Sometimes it is desirable to use ingredients containing only small amounts of colouring compounds such as those that have to be used in the manufacture of a fruit cake. In this case, it is necessary to preserve as much as possible the colour of the fruit, or in the manufacture of a cake flavoured with a subtle aroma, so as not to mask the flavour and the colour.

The invention is based on mixtures prepared with ingredients having a low water content.

The ingredients used are other anhydrous or have a lower water content than similar untreated ingredients. This simplifies the obtainment of the desired water activity and does not require the use of moistening agents in most cases or the addition of large amounts of sugar or salt. In effect, to lower the water activity of the product, it is necessary to reduce the quantity of water or to increase that of the ingredients which reduce the availability of the water.

In some embodiments, the main ingredients are whole concentrated eggs, from which 50% of the water has been removed by ultrafiltration. In some embodiments, the main ingredients are egg whites, from which the amount of water removed may reach 80%. In yet some embodiments, the main ingredients are egg yolks, which naturally have a relatively low water content, even if these egg products undergo pasteurising heat treatment to kill the dangerous microbes such as salmonella. It is preferable to use concentrated eggs rather than spray-dried eggs, i.e., drier eggs, since the functional qualities are better preserved. It is also possible to use proteins of animal or vegetable origin instead of eggs.

The flour used is cleaner at the start than traditional flour. According to the invention, the flour is additionally subjected to a complementary heat treatment to destroy as many microbes as possible and to deactivate the enzymes present (essentially amylases). The water content falls from 12 to 6% after this treatment. The oil and white or brown sugar naturally have an elevated dry content. The butter contains around 15% water. Alternatively, anhydrous butter may readily be utilized.

It is possible to use other raw materials for the manufacture of cake-based preparations, such as various starches, sugars, proteins, fruits or vegetables etc., on the condition that the organoleptic qualities of the ingredients selected make it possible to manufacture products with a good flavour and a good texture, that the moisture content of the mixture after mixing makes it possible to obtain good water activity, and that the standards of microbiological and enzymatic cleanliness applied ensure a good keeping quality after heat treatment at moderate temperature.

The ability to dehydrate and concentrate the aforementioned raw materials at low or elevated temperature to limit, when necessary, the production of aromatic compounds is known in the art and thus not further described herein.

A great advantage of the invention is the ability to achieve, among others, such varied colours and flavours in cakes and cake-based preparations.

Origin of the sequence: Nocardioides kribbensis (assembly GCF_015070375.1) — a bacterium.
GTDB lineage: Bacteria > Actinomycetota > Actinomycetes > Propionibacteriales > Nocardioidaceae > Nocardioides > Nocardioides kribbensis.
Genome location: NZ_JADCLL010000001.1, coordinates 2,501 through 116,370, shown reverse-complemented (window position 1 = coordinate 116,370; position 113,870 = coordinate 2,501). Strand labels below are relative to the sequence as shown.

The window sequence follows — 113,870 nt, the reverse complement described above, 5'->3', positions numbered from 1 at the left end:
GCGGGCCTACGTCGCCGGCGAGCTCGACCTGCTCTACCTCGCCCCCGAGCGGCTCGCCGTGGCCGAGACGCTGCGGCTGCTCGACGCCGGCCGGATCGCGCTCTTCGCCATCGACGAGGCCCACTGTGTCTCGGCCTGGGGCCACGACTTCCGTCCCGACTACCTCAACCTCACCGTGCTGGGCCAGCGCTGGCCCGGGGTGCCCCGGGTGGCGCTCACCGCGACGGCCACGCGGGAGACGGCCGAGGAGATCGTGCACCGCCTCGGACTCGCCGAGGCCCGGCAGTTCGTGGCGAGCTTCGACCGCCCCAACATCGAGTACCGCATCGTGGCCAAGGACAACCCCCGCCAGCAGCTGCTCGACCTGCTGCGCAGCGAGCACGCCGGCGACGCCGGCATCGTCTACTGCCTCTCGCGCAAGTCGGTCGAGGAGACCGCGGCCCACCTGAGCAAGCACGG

Achieving Volume

The method of the present invention comprises a step of baking the cake in closed packaging, making it impossible for the mixture to expand. It is thus necessary for the mixture, at the moment when it is packaged in the container serving as a baking mould, already to exhibit the density of an oven-baked culinary preparation or cake.

To accomplish this, the method comprises a step of subjecting the mixture to an expansion operation, which consists of incorporating a gas to increase the volume thereof, thereby diminishing the density. Note that the term used hereinafter for “density” will be “densite”, which has come into general usage among French engineers, rather than the correct term “masse volumique”.

The advantage of this expansion operation is that it is no longer necessary to add a raising agent or even in most cases emulsifiers; despite their use being generally accepted by consumers, those who are most concerned about the presence of additives in food products may respond favourably to the absence thereof.

Two types of apparatus are used for expansion: pressurised mixer foamers and continuous foamers. Depending on the composition of the mixture, i.e., its greater or lesser viscosity and the presence or absence of filling, one or the other is preferably used.

For thick mixtures containing a filling, it is preferable to use a mixer foamer comprising a vat in which different foaming or mixing accessories, to which a planetary movement is imparted, may be adapted to the product to be foamed at variable speeds. In this apparatus, it is possible to apply a vacuum for deaeration purposes or to inject various gases under pressures of up to 2 to 3 bar.

The mixture preparation cycle begins with the formation of an emulsion by gradually pouring a liquid or liquefied fatty substance onto concentrated eggs and/or the proteins, the other liquids and other ingredients then being added.

Depending on the composition of the mixture, it is sometimes necessary to add an emulsifier, with the objective of increasing the stability and speed of formation of the emulsion, although that is not necessary in most cases.